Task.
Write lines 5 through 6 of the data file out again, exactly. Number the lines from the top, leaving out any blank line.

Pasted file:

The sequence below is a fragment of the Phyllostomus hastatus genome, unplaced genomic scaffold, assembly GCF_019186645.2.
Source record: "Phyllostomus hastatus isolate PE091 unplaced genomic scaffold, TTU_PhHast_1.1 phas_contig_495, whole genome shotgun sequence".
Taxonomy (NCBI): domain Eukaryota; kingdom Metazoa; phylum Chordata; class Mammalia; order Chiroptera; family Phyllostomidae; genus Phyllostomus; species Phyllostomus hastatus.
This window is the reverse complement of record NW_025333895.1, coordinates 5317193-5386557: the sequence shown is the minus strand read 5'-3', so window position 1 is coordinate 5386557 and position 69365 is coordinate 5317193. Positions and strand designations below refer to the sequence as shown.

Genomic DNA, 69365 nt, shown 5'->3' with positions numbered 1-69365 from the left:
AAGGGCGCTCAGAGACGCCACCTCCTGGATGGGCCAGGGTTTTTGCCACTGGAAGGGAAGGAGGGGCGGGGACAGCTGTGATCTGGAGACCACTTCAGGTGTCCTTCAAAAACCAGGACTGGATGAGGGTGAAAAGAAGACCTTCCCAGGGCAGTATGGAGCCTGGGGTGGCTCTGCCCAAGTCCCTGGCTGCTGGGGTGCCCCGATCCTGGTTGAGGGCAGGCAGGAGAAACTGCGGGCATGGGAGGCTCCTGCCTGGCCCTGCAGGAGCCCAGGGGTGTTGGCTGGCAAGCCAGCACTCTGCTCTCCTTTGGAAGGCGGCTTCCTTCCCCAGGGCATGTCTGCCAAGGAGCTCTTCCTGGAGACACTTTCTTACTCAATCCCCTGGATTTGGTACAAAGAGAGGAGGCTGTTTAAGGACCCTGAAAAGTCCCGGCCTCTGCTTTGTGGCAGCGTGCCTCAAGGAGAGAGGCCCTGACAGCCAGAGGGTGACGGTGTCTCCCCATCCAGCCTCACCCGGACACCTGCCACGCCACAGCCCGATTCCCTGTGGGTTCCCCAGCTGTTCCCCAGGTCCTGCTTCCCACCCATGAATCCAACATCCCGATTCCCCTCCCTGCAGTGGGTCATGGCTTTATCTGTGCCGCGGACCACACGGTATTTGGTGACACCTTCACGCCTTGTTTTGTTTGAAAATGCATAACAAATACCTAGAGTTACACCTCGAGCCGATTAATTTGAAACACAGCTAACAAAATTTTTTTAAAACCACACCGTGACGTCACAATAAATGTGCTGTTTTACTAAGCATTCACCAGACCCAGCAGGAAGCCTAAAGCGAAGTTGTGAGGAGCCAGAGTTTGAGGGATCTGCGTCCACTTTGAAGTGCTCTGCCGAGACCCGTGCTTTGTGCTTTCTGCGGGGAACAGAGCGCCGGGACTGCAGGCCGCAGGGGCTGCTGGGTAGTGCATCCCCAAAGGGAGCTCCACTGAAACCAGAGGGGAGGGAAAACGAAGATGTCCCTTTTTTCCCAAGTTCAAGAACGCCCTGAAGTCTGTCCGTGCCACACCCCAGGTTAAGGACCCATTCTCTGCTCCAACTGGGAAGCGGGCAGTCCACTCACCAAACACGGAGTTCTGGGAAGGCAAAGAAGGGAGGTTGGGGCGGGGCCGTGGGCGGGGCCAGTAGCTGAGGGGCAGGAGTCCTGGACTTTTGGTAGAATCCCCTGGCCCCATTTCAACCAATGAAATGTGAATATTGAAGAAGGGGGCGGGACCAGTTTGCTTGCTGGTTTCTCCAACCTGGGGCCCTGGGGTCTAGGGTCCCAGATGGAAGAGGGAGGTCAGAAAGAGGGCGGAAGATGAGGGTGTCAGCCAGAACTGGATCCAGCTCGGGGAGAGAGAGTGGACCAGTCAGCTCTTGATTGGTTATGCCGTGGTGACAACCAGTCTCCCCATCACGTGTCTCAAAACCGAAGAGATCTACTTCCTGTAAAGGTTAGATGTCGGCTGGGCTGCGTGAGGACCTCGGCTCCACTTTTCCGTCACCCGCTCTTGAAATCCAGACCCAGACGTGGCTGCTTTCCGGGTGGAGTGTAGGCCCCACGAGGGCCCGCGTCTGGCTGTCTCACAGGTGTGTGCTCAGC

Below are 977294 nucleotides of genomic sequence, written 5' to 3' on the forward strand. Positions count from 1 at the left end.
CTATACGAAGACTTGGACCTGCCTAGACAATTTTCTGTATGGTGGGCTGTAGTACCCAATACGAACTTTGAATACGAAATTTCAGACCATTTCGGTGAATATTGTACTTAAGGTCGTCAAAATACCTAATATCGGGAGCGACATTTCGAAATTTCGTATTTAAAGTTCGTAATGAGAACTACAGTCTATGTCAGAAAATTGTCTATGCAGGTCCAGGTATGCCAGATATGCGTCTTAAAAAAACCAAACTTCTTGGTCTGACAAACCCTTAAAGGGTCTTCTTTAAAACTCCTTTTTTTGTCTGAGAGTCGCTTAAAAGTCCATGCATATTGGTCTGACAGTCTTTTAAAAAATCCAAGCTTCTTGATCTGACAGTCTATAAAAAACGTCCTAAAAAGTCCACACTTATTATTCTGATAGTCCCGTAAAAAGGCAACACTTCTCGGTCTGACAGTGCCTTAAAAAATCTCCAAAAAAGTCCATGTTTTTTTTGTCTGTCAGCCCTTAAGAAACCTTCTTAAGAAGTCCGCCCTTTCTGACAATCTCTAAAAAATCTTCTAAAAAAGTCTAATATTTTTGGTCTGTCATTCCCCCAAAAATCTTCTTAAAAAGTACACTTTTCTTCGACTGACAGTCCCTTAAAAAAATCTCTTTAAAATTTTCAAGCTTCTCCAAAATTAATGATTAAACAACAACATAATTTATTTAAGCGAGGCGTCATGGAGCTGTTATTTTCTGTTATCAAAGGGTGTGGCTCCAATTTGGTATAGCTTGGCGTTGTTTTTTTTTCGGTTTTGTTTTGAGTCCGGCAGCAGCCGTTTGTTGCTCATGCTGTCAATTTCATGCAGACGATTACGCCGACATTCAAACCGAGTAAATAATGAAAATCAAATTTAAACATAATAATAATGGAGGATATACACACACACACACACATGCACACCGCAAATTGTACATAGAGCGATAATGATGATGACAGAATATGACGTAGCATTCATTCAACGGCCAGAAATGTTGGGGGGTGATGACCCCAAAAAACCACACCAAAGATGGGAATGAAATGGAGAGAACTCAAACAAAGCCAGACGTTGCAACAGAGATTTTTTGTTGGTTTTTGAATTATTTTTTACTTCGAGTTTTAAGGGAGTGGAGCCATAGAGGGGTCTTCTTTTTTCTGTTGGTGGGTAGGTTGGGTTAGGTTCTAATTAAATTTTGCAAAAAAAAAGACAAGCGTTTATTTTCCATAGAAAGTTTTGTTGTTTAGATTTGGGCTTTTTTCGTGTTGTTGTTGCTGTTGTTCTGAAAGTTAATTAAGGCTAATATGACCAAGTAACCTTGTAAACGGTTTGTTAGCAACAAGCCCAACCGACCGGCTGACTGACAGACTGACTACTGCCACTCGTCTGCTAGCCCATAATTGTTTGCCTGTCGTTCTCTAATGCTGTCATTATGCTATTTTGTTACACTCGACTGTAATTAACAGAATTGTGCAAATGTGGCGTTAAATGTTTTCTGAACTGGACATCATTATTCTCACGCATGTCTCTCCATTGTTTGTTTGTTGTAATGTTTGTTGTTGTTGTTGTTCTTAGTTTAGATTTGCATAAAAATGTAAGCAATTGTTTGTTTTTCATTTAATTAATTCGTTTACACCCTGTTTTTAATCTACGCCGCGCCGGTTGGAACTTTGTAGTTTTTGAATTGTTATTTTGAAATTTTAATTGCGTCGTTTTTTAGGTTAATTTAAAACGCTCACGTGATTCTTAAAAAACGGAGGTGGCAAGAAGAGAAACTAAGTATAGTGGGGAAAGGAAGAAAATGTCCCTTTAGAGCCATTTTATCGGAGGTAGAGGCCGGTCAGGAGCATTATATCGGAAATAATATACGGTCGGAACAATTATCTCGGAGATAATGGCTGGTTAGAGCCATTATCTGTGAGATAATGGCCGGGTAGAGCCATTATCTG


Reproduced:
Genomic DNA, 69365 nt, shown 5'->3' with positions numbered 1-69365 from the left:
AAGGGCGCTCAGAGACGCCACCTCCTGGATGGGCCAGGGTTTTTGCCACTGGAAGGGAAGGAGGGGCGGGGACAGCTGTGATCTGGAGACCACTTCAGGTGTCCTTCAAAAACCAGGACTGGATGAGGGTGAAAAGAAGACCTTCCCAGGGCAGTATGGAGCCTGGGGTGGCTCTGCCCAAGTCCCTGGCTGCTGGGGTGCCCCGATCCTGGTTGAGGGCAGGCAGGAGAAACTGCGGGCATGGGAGGCTCCTGCCTGGCCCTGCAGGAGCCCAGGGGTGTTGGCTGGCAAGCCAGCACTCTGCTCTCCTTTGGAAGGCGGCTTCCTTCCCCAGGGCATGTCTGCCAAGGAGCTCTTCCTGGAGACACTTTCTTACTCAATCCCCTGGATTTGGTACAAAGAGAGGAGGCTGTTTAAGGACCCTGAAAAGTCCCGGCCTCTGCTTTGTGGCAGCGTGCCTCAAGGAGAGAGGCCCTGACAGCCAGAGGGTGACGGTGTCTCCCCATCCAGCCTCACCCGGACACCTGCCACGCCACAGCCCGATTCCCTGTGGGTTCCCCAGCTGTTCCCCAGGTCCTGCTTCCCACCCATGAATCCAACATCCCGATTCCCCTCCCTGCAGTGGGTCATGGCTTTATCTGTGCCGCGGACCACACGGTATTTGGTGACACCTTCACGCCTTGTTTTGTTTGAAAATGCATAACAAATACCTAGAGTTACACCTCGAGCCGATTAATTTGAAACACAGCTAACAAAATTTTTTTAAAACCACACCGTGACGTCACAATAAATGTGCTGTTTTACTAAGCATTCACCAGACCCAGCAGGAAGCCTAAAGCGAAGTTGTGAGGAGCCAGAGTTTGAGGGATCTGCGTCCACTTTGAAGTGCTCTGCCGAGACCCGTGCTTTGTGCTTTCTGCGGGGAACAGAGCGCCGGGACTGCAGGCCGCAGGGGCTGCTGGGTAGTGCATCCCCAAAGGGAGCTCCACTGAAACCAGAGGGGAGGGAAAACGAAGATGTCCCTTTTTTCCCAAGTTCAAGAACGCCCTGAAGTCTGTCCGTGCCACACCCCAGGTTAAGGACCCATTCTCTGCTCCAACTGGGAAGCGGGCAGTCCACTCACCAAACACGGAGTTCTGGGAAGGCAAAGAAGGGAGGTTGGGGCGGGGCCGTGGGCGGGGCCAGTAGCTGAGGGGCAGGAGTCCTGGACTTTTGGTAGAATCCCCTGGCCCCATTTCAACCAATGAAATGTGAATATTGAAGAAGGGGGCGGGACCAGTTTGCTTGCTGGTTTCTCCAACCTGGGGCCCTGGGGTCTAGGGTCCCAGATGGAAGAGGGAGGTCAGAAAGAGGGCGGAAGATGAGGGTGTCAGCCAGAACTGGATCCAGCTCGGGGAGAGAGAGTGGACCAGTCAGCTCTTGATTGGTTATGCCGTGGTGACAACCAGTCTCCCCATCACGTGTCTCAAAACCGAAGAGATCTACTTCCTGTAAAGGTTAGATGTCGGCTGGGCTGCGTGAGGACCTCGGCTCCACTTTTCCGTCACCCGCTCTTGAAATCCAGACCCAGACGTGGCTGCTTTCCGGGTGGAGTGTAGGCCCCACGAGGGCCCGCGTCTGGCTGTCTCACAGGTGTGTGCTCAGC